That way, beneficial insect populations and other organisms are only minimally exposed, if at all.

The Red Tomato Eco Apple® and Eco PeachTM certifications programs actually include specific protocols to protect pollinators. Though it’s definitely fashionable to be down with the bees these days, it’s also practical, if not essential, for anyone growing food on a diversified farm.

This Is How I Think About It

Say I have sprinklers in my yard and I have them set on a timer. They turn on and apply a set amount of water to the grass every day. But what if it’s a rainy day? What if the sprinkler head is pointed at the house instead of the yard? What if that particular variety of grass doesn’t require water every day to thrive?

I could easily keep my lawn green and healthy with way less water than I’m actually using if I paid more attention and became better acquainted with the variables. The same goes for spraying chemicals, synthetic or naturally derived.

The Variables

IPM growers avoid calendar spraying (having set spraying schedules regardless of conditions, like in the sprinkler analogy above) to reduce the usage of chemicals to only when it’s absolutely necessary. Why spray if there are no pests? Or if you know the weather will cause the spray to affect areas outside of the area that requires it?

To make things even more complicated, the variables are…well… variable. But these farmers know their stuff and they control for the smallest detail in order to use only the exact amount of coverage needed for impact. They check things like:

Nozzle calibration (is the correct amount being applied?)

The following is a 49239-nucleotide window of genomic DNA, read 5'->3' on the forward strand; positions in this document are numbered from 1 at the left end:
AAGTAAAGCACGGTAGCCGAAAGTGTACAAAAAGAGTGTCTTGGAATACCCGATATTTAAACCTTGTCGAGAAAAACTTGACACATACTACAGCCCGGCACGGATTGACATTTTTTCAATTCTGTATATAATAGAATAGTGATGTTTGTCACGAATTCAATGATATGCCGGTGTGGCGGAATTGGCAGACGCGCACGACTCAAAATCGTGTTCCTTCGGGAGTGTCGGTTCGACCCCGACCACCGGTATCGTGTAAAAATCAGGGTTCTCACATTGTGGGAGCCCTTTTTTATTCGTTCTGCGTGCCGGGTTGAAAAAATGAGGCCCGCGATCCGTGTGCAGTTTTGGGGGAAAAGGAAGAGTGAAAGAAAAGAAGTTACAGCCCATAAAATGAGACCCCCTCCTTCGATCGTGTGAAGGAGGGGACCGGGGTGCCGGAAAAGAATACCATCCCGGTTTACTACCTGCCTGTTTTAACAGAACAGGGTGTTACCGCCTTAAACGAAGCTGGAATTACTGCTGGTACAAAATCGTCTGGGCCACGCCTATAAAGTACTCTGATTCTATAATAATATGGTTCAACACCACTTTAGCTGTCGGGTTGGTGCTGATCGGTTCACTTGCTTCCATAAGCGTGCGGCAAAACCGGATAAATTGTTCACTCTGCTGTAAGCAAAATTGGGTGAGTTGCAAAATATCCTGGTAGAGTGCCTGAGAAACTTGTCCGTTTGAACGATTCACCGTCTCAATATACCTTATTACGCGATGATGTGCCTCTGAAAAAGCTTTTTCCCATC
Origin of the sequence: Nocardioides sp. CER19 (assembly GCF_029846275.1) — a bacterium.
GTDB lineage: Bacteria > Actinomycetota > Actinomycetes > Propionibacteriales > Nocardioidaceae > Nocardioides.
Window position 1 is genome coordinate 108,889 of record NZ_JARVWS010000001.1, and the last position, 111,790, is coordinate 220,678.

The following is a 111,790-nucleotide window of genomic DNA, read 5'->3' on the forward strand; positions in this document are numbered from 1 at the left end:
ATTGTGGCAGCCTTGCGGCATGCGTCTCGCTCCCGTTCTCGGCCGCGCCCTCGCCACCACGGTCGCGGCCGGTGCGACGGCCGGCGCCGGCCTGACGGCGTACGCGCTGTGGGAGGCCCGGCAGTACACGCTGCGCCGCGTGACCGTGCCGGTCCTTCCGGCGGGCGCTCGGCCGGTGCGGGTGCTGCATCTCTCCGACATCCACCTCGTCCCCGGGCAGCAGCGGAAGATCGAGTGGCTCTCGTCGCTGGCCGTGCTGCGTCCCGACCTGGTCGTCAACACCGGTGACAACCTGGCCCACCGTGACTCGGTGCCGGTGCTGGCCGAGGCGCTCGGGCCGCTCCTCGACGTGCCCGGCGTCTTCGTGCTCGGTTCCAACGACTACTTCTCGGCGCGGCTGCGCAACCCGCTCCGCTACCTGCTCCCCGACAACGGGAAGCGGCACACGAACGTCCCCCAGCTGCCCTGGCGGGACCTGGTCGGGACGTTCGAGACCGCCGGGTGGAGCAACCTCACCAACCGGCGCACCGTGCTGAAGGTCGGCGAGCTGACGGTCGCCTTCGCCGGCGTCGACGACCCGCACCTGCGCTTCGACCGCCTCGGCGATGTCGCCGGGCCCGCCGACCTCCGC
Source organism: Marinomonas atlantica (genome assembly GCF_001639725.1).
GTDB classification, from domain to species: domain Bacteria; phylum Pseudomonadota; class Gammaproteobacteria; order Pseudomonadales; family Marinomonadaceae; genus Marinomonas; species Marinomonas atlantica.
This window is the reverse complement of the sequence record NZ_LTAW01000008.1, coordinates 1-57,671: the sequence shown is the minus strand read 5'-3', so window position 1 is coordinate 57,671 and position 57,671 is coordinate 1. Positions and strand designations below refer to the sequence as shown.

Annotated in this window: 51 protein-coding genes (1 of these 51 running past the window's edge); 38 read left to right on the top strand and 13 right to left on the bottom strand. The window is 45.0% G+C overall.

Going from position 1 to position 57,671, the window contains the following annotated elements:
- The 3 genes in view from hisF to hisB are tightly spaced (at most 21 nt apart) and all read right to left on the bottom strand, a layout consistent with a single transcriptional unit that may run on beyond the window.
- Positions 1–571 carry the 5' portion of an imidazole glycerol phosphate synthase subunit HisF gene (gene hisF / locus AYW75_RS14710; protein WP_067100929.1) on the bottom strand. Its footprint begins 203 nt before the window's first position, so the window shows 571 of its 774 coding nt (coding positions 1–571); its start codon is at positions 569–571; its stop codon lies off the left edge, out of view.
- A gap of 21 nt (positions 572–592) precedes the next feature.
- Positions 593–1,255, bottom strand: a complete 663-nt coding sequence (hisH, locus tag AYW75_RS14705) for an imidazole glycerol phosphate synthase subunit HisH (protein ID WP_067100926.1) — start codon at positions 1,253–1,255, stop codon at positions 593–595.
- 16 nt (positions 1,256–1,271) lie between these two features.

Where on the plant (trunk, leaves, etc.)
Orchard cycle (are trees in bloom, when pollinators might be more at risk?)
Weather (precipitation, wind speed and direction)

And a host of other details that they have to keep on top of!

It’s smart and it’s responsible. Take a look at the video What is IPM to get a better idea of how it all works.



So what’s the bottom line?

I think the bottom line, based on what I’ve learned in my short time here at Red Tomato, is that we may need to pay more attention in the produce aisles and weigh a number of factors. It is so important to know where your food comes from and how it’s grown. Organic fruit and veg are obviously a great choice for those of us trying to minimize our environmental impact, but that doesn’t mean pesticide free and it doesn’t mean local. Were those tomatoes trucked across the country in a refrigerated truck? Is there a local option that may not be certified organic but employs IPM methods? Talk to local growers at the farmers’ market about the pieces of this puzzle that are most important to you and your family.

Information is power, and for me just knowing that growing methods come in shades other than black and white is a great start!